Valerie Wellington

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Valerie Wellington
Birth nameValerie Eileen Hall
Born(1959-11-14)November 14, 1959
Chicago, Illinois, United States
DiedJanuary 2, 1993(1993-01-02) (aged 33)
Maywood, Illinois
GenresChicago blues, electric blues[1]
Occupation(s)Singer, actress
Years activeLate 1970s–1992
LabelsFlying Fish

Valerie Wellington (November 14, 1959 – January 2, 1993)[2] was an African-American singer who, in her short career, switched from singing opera to singing Chicago blues and electric blues.[1] On her 1984 album, Million Dollar $ecret, she worked with Sunnyland Slim, Billy Branch, and Magic Slim.[3] She also worked with Lee "Shot" Williams.[2]


She was born Valerie Eileen Hall in Chicago, Illinois.[1] She was trained as an opera singer and graduated from the American Conservatory of Music,[4] but in 1982 she took up singing the blues in Chicago clubs.[1] She also worked in theater, playing roles portraying earlier blues singers, such as Ma Rainey and Bessie Smith. Her opera training enabled her to project her voice to theater audiences.[1] She appeared at the 1984 San Francisco Blues Festival, on a bill with Marcia Ball and Katie Webster.[5]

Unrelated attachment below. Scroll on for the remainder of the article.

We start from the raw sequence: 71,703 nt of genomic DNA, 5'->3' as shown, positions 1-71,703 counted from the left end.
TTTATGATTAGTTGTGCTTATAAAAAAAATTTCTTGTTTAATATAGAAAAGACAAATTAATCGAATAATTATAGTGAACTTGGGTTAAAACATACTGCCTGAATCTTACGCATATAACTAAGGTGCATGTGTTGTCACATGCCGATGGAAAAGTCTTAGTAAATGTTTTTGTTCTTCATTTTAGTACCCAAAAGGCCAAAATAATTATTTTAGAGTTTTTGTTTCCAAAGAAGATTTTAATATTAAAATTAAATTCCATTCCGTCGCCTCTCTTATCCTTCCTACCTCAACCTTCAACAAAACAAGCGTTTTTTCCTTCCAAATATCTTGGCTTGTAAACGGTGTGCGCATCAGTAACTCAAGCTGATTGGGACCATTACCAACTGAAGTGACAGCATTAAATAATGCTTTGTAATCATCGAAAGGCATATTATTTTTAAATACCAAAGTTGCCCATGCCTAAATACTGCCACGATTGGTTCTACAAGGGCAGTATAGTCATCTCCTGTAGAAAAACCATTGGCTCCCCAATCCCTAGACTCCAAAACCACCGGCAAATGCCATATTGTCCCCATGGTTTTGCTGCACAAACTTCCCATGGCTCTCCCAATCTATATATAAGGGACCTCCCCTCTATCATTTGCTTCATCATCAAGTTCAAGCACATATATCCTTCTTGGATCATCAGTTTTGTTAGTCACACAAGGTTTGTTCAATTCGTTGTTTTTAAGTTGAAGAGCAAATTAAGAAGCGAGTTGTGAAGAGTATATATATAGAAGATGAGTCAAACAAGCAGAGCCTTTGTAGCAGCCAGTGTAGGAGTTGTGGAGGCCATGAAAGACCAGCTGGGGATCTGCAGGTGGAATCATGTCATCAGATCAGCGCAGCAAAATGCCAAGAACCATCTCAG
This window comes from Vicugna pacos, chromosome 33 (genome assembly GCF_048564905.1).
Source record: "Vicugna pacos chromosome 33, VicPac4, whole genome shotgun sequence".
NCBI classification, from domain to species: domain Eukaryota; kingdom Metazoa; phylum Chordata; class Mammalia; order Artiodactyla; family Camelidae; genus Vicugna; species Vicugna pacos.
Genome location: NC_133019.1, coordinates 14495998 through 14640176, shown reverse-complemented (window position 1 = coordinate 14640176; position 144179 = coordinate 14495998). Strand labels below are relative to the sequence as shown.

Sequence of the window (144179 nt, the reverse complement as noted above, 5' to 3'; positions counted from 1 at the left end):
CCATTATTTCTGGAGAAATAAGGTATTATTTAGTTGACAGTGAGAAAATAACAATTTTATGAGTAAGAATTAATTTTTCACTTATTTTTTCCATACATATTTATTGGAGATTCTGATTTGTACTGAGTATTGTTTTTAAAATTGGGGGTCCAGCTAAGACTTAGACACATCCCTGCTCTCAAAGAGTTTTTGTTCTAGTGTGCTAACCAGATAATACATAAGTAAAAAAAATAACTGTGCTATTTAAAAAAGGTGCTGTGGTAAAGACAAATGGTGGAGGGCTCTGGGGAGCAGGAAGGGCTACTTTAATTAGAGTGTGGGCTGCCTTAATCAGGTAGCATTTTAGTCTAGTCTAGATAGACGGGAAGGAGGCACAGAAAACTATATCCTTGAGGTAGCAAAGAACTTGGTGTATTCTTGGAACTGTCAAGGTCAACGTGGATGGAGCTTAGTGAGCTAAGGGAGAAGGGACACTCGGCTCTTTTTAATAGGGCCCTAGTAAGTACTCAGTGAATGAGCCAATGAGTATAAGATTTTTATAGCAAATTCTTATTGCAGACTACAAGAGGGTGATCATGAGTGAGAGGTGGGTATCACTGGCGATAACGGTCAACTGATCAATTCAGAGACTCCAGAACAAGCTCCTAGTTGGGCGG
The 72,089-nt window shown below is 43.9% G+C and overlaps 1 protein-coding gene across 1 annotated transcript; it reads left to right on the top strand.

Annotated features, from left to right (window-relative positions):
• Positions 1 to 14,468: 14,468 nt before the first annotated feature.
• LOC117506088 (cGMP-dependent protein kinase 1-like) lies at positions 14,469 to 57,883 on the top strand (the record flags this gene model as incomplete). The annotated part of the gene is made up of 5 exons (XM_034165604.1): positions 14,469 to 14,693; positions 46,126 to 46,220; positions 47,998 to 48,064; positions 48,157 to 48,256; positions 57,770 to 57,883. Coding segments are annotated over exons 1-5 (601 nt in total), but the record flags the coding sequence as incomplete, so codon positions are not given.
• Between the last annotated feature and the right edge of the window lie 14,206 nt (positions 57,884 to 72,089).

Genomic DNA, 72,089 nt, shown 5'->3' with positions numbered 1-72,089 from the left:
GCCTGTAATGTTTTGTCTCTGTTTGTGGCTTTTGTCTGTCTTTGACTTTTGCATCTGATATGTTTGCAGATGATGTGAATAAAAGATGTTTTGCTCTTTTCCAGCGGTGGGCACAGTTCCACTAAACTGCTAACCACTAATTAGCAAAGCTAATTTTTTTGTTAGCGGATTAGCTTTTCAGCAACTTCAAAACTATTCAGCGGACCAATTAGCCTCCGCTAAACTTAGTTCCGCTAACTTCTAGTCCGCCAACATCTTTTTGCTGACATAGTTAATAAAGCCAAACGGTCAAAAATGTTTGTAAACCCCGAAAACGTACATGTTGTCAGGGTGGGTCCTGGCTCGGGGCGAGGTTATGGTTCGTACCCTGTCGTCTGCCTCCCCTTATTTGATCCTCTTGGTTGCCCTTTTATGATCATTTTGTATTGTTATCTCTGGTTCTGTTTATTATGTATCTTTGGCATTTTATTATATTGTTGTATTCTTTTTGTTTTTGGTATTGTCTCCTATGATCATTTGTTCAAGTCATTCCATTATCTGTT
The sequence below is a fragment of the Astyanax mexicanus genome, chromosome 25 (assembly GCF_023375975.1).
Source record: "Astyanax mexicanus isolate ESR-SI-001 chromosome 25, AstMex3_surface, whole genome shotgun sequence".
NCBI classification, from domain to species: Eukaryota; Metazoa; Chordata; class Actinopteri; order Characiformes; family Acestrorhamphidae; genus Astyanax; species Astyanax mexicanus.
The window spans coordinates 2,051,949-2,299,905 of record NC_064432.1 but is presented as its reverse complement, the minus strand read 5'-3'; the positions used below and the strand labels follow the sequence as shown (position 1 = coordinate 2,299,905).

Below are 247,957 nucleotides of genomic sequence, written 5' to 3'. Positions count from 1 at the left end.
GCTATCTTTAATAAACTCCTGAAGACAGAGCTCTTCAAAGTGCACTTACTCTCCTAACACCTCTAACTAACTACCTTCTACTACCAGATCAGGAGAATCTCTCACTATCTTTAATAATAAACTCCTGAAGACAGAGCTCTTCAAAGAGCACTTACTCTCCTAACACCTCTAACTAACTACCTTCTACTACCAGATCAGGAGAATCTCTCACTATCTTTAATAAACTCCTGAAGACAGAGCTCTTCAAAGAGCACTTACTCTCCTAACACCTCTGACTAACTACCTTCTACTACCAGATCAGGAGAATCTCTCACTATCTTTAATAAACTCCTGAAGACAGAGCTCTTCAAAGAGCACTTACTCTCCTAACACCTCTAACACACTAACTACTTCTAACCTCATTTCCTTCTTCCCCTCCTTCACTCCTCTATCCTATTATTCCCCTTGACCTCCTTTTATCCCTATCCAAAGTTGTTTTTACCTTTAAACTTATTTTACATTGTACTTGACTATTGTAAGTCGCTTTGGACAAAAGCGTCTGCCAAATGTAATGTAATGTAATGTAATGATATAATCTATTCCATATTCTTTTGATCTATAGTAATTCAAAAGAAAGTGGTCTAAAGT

Her recorded work blended a traditional vaudeville approach with a contemporary Chicago blues format. Wellington made few recordings, but her voice was used in advertisements on television and radio.[1] Her recording of "Whole Lotta Shakin' Goin' On" was used on the soundtrack of the 1989 film Great Balls of Fire!, in which she briefly appeared, depicting Big Maybelle. In the same year, she toured Japan with Carlos Johnson.

Wellington died of a cerebral aneurysm in Maywood, Illinois, in January 1993, at the age of 33.[2] She was interred at the Restvale Cemetery, in Alsip, Illinois.

Million Dollar $ecret was reissued by Rooster Blues in 1995.[3]


Year Title[6] Record label
1984 Million Dollar $ecret Flying Fish
1991 Life in the Big City GBW (Japan)

See also[edit]


  1. ^ a b c d e f O'Neal, Jim. "Valerie Wellington". AllMusic. Retrieved September 14, 2011.
  2. ^ a b c Doc Rock. "The Dead Rock Stars Club 1992–1993". Retrieved 2014-01-31.
  3. ^ a b "Million Dollar $ecret – Valerie Wellington | Credits". AllMusic. Retrieved 2014-01-31.
  4. ^ "Valerie Wellington". Jet. Vol. 83 no. 12. Johnson Publishing Company. January 18, 1993. p. 56.
  5. ^ "San Francisco Blues Festival". Retrieved September 14, 2011.
  6. ^ "Valerie Wellington | Discography". AllMusic. Retrieved 2014-01-31.

External links[edit]